To tackle a big environmental problem, chemists in the Czech Republic have been thinking small. Really small. Their new miniature robot has one purpose: To help clean up tiny bits of plastic polluting waterways across the globe.
Each new microrobot is no bigger than the tip of a sharpened pencil. They are magnetic and shaped like stars. When sunlight hits them, they produce chemical reactions that propel them through water in a specific direction. When they find a piece of plastic, they glom onto it and start to break it down. When the lights go out, they let go and are free to be used again.
In a new study, the scientists reported that these robots can either break down a piece of microplastic or hold onto it to be collected later.
“This work is great,” says Douglas Blackiston at Tufts University in Medford, Mass. He’s a biologist who did not work on the project but knows about such devices. He’s been designing robots out of living cells, including some that might help with pollution cleanup. Speaking of the new one, he notes that “these robots can eat plastic. They chew it up. Or they can retrieve it and be collected with a magnet. Scientists love robots with all these capabilities.”
Chemist Martin Pumera at the Czech University of Chemistry and Technology in Prague led the project. He studies ways to build microrobots. About a decade ago, he notes, scientists began developing tiny ‘bots that could move themselves in water. Then, they had to find them a mission. He says they thought: “Let’s make them do something useful.”
Pumera chose to focus on the problem posed by microplastics.
It’s a big problem. These are tiny bits of plastic, usually no wider than the top of a pencil eraser. And they’re everywhere — from the bottom of the ocean to air blowing onto ice atop mountains. They’ve turned up in drinking water, both bottled and tap water. Some studies estimate that trillions of pieces of plastic end up in the world’s waters. The plastic has many sources, from drinking straws and shopping bags to laundry and cleaning wipes. (Just think about how much plastic you encounter every day.) Plastic doesn’t easily degrade or fall apart. That’s always been one of its appeals.
“We have a big plastic pollution problem now,” says chemist Sherri “Sam“ Mason at Pennsylvania State University Behrend, in Erie. Using less plastic is the most important step, she says. After that, she says, comes cleanup. This is where she sees a role for Pumera’s robots. “I’m encouraged,” she says. They’re “a really interesting idea to help with cleanup efforts down the road.” Like Pumera, she notes that the robots aren’t yet ready to be widely deployed.
Pumera says his ultimate goal is to make cheap and environmentally-friendly robots that can be used anywhere in the world. He suspects that at first they might be most useful in plants that treat wastewater. There they can remove plastic before it reaches open water.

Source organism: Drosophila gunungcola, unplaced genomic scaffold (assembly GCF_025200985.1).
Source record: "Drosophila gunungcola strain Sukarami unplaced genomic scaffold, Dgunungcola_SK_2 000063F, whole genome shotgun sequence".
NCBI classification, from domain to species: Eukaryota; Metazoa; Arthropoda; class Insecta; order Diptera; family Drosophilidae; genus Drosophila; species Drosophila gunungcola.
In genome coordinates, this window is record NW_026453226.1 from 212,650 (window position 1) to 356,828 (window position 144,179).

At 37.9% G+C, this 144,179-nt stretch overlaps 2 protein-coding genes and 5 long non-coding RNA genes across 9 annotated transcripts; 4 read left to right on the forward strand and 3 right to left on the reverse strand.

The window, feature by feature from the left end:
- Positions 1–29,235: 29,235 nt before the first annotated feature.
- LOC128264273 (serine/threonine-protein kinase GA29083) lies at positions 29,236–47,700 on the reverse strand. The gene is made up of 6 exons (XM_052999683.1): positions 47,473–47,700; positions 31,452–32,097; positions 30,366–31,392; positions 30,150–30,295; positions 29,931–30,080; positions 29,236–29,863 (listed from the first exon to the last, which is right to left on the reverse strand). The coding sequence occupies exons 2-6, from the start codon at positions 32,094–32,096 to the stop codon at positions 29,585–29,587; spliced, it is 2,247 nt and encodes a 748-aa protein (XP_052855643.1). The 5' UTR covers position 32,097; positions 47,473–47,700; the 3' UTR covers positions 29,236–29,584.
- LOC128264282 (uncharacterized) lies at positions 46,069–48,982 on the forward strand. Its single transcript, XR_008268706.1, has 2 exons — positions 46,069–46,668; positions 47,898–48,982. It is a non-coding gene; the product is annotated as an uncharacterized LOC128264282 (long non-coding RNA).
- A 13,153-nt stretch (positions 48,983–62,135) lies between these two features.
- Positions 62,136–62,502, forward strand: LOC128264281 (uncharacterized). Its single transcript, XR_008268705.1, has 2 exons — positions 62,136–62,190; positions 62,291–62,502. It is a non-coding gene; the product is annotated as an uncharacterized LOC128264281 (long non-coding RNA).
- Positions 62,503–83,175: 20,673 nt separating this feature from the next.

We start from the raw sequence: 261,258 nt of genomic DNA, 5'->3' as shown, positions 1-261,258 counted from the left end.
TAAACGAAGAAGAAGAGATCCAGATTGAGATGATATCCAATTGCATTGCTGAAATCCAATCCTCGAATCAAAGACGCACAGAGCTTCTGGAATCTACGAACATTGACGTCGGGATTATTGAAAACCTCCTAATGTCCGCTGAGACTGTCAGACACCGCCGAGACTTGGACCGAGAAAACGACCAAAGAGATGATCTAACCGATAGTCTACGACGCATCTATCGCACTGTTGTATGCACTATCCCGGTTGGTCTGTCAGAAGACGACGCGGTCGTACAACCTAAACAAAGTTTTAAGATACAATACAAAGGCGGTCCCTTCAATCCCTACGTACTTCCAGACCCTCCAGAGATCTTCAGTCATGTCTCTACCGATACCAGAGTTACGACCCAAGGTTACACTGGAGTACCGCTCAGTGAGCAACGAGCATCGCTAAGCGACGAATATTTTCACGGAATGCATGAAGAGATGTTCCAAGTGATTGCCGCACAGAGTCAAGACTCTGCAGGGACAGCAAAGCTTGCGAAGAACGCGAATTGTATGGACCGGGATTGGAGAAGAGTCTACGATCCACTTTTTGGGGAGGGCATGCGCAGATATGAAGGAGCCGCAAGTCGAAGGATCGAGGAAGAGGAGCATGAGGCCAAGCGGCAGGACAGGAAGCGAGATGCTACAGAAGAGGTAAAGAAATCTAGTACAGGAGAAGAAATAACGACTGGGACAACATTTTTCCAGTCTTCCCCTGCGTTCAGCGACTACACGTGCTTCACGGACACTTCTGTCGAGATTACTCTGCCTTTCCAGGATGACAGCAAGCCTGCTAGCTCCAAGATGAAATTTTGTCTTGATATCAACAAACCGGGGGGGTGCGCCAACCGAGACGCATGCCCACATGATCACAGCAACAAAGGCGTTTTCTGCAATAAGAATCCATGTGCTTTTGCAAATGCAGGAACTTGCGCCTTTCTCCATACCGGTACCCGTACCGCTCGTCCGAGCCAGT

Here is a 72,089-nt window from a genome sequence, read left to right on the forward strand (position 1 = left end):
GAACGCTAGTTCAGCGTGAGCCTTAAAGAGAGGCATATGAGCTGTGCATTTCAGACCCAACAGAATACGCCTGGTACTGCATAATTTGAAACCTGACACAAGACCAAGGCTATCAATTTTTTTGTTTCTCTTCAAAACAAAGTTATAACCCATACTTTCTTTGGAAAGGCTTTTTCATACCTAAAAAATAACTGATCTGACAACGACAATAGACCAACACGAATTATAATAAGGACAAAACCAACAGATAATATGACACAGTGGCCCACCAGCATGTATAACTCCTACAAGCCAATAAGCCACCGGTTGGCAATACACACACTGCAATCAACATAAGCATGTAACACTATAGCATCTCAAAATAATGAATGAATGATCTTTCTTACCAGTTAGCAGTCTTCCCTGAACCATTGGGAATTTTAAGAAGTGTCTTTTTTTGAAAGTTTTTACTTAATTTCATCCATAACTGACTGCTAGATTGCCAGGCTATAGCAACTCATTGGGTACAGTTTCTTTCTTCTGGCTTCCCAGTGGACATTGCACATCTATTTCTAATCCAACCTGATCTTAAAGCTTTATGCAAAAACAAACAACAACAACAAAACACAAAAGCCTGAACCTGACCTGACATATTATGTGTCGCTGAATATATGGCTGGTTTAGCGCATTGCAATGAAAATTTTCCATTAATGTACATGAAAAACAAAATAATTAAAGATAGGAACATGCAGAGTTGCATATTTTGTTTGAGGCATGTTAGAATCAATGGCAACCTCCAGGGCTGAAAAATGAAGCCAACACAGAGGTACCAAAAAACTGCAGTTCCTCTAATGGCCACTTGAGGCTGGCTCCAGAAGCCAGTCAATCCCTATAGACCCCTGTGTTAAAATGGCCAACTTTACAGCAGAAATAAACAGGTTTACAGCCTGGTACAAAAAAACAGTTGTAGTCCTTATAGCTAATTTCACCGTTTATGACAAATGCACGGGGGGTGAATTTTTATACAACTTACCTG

His group is not there yet. But in the June 2 ACS Applied Materials & Interfaces, they report getting close.
Making microplastics appetizing
Their design has two main ingredients. The first is bismuth vanadate. It undergoes chemical reactions and “swims” when exposed to sunlight. Pumera’s team uses chemical reactions driven by light to break down plastic. To do this, they coated the bismuth material with a magnetic film. That lets it collect the robots later — so pollutant-eating ‘bots will not just become more pollution.
In lab experiments, the star-shaped swimmers glommed onto each of four different types of plastic. And after a week exposed to light, the robots had reduced the weight of the plastics. It wasn’t much — only by 3 percent. But that was an indication they were breaking the plastic down.
They also caused the surface of the plastics to change from smooth to pitted. That’s another sign the robots were degrading it. Finally, the scientists showed that magnets could attract and retrieve the ‘bot troops at the end of the experiment — along with their plastic captives. Pumera says that they want to make the tiny garbage collectors reusable. They are also testing new robots that only swim at a certain depth; that would make them easier to recover.
The new study is a proof of concept type. That means it shows something can be done successfully, even if it’s only on a small scale.
In fact, Pumera says they still have a long way to go. There are many types of plastics. And even these microrobots are unlikely to succeed in degrading them all.
The researchers also have not yet shown how safe this system is for the environment, although Pumera says that’s their next goal. The first real-world test will be in a wastewater-treatment plant.
Indeed, says Blackiston, “They’ll need a lot of testing to show that they’re safe in open waterways,” such as at sea.
But he thinks that these challenges can be overcome. And one day, microrobots could play a big role in a worldwide cleanup effort. “The race is on among scientists,” he says. “We’re working on this problem from lots of different angles.”
This story is one in a series presenting news on technology and innovation, made possible with generous support from the Lemelson Foundation.